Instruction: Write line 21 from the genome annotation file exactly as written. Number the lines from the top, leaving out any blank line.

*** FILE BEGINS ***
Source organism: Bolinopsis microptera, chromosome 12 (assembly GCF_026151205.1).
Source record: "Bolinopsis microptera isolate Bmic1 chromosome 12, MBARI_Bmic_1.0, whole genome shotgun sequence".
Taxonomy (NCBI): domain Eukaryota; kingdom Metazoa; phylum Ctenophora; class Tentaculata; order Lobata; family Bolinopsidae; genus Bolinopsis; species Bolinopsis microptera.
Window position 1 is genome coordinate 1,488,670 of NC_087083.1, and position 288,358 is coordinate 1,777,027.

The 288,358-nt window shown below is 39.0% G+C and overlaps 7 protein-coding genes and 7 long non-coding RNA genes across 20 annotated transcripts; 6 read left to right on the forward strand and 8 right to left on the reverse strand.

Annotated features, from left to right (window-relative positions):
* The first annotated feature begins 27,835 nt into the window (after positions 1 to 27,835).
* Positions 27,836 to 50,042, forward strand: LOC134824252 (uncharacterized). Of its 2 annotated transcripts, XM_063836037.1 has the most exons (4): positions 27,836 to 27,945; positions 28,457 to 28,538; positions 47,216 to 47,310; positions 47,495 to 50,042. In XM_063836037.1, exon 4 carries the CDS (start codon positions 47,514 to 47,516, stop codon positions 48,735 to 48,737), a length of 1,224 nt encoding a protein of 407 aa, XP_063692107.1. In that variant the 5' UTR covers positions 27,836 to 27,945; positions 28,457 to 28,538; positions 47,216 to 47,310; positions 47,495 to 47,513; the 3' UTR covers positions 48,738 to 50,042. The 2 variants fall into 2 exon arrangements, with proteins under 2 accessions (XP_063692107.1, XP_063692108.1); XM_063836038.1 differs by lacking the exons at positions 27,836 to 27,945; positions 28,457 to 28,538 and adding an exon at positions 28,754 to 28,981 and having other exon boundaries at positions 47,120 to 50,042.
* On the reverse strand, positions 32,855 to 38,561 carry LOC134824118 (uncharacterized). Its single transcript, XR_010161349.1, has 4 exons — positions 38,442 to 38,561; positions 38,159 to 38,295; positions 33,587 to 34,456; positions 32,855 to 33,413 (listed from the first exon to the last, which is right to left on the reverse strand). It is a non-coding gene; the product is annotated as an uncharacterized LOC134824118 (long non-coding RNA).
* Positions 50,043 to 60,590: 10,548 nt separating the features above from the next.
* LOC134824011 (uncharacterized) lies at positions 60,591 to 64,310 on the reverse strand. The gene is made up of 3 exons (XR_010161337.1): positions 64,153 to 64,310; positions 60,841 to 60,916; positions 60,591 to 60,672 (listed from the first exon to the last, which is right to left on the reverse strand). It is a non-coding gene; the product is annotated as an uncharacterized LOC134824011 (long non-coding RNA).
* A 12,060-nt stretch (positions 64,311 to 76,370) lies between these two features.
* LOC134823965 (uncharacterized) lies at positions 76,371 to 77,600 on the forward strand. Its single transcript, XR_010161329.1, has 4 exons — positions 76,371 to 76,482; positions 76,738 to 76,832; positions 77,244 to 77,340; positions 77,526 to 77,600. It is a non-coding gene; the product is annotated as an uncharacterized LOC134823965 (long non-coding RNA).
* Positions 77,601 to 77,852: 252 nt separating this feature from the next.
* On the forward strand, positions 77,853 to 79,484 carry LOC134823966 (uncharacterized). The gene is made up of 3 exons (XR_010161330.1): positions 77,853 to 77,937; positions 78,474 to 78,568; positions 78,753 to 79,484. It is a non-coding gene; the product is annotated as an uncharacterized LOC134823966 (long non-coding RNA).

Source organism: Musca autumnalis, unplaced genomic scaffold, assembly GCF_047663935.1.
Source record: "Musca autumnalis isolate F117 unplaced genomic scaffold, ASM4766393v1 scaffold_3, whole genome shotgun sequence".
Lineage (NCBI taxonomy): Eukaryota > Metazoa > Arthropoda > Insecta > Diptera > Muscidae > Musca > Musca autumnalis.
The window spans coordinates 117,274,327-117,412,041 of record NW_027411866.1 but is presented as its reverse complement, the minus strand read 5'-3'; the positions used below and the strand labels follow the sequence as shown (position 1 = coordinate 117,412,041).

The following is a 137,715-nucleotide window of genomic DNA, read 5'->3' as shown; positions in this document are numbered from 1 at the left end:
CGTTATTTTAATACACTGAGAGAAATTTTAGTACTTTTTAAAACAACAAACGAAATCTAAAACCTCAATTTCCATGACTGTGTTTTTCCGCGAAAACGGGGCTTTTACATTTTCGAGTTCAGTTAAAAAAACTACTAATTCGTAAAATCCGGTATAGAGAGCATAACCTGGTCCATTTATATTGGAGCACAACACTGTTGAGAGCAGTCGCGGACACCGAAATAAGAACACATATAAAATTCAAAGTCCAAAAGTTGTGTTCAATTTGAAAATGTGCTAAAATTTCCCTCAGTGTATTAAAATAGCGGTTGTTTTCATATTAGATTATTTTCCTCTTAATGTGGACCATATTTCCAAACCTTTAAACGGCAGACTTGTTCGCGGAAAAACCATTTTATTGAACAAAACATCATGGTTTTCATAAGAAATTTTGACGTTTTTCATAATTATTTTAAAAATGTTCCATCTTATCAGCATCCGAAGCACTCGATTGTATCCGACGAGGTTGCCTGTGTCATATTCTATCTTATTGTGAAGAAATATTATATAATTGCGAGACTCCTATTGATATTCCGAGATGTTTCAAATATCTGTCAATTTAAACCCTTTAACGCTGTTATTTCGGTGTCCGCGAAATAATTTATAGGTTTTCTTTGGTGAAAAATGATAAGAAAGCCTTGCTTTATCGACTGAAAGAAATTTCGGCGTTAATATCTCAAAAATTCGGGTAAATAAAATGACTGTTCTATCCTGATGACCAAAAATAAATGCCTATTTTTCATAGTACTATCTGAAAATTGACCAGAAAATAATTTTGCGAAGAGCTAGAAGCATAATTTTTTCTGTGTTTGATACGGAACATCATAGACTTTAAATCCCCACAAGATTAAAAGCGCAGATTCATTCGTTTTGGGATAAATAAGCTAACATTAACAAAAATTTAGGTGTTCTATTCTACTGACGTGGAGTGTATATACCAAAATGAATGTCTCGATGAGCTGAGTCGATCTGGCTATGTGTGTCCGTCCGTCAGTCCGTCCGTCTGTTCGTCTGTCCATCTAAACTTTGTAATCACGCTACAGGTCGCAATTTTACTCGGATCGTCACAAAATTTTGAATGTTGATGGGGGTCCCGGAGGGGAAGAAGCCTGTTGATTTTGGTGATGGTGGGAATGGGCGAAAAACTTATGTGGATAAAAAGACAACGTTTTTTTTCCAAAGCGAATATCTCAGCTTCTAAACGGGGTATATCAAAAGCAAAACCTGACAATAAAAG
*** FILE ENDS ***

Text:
CGTTATTTTAATACACTGAGAGAAATTTTAGTACTTTTTAAAACAACAAACGAAATCTAAAACCTCAATTTCCATGACTGTGTTTTTCCGCGAAAACGGGGCTTTTACATTTTCGAGTTCAGTTAAAAAAACTACTAATTCGTAAAATCCGGTATAGAGAGCATAACCTGGTCCATTTATATTGGAGCACAACACTGTTGAGAGCAGTCGCGGACACCGAAATAAGAACACATATAAAATTCAAAGTCCAAAAGTTGTGTTCAATTTGAAAATGTGCTAAAATTTCCCTCAGTGTATTAAAATAGCGGTTGTTTTCATATTAGATTATTTTCCTCTTAATGTGGACCATATTTCCAAACCTTTAAACGGCAGACTTGTTCGCGGAAAAACCATTTTATTGAACAAAACATCATGGTTTTCATAAGAAATTTTGACGTTTTTCATAATTATTTTAAAAATGTTCCATCTTATCAGCATCCGAAGCACTCGATTGTATCCGACGAGGTTGCCTGTGTCATATTCTATCTTATTGTGAAGAAATATTATATAATTGCGAGACTCCTATTGATATTCCGAGATGTTTCAAATATCTGTCAATTTAAACCCTTTAACGCTGTTATTTCGGTGTCCGCGAAATAATTTATAGGTTTTCTTTGGTGAAAAATGATAAGAAAGCCTTGCTTTATCGACTGAAAGAAATTTCGGCGTTAATATCTCAAAAATTCGGGTAAATAAAATGACTGTTCTATCCTGATGACCAAAAATAAATGCCTATTTTTCATAGTACTATCTGAAAATTGACCAGAAAATAATTTTGCGAAGAGCTAGAAGCATAATTTTTTCTGTGTTTGATACGGAACATCATAGACTTTAAATCCCCACAAGATTAAAAGCGCAGATTCATTCGTTTTGGGATAAATAAGCTAACATTAACAAAAATTTAGGTGTTCTATTCTACTGACGTGGAGTGTATATACCAAAATGAATGTCTCGATGAGCTGAGTCGATCTGGCTATGTGTGTCCGTCCGTCAGTCCGTCCGTCTGTTCGTCTGTCCATCTAAACTTTGTAATCACGCTACAGGTCGCAATTTTACTCGGATCGTCACAAAATTTTGAATGTTGATGGGGGTCCCGGAGGGGAAGAAGCCTGTTGATTTTGGTGATGGTGGGAATGGGCGAAAAACTTATGTGGATAAAAAGACAACGTTTTTTTTCCAAAGCGAATATCTCAGCTTCTAAACGGGGTATATCAAAAGCAAAACCTGACAATAAAAG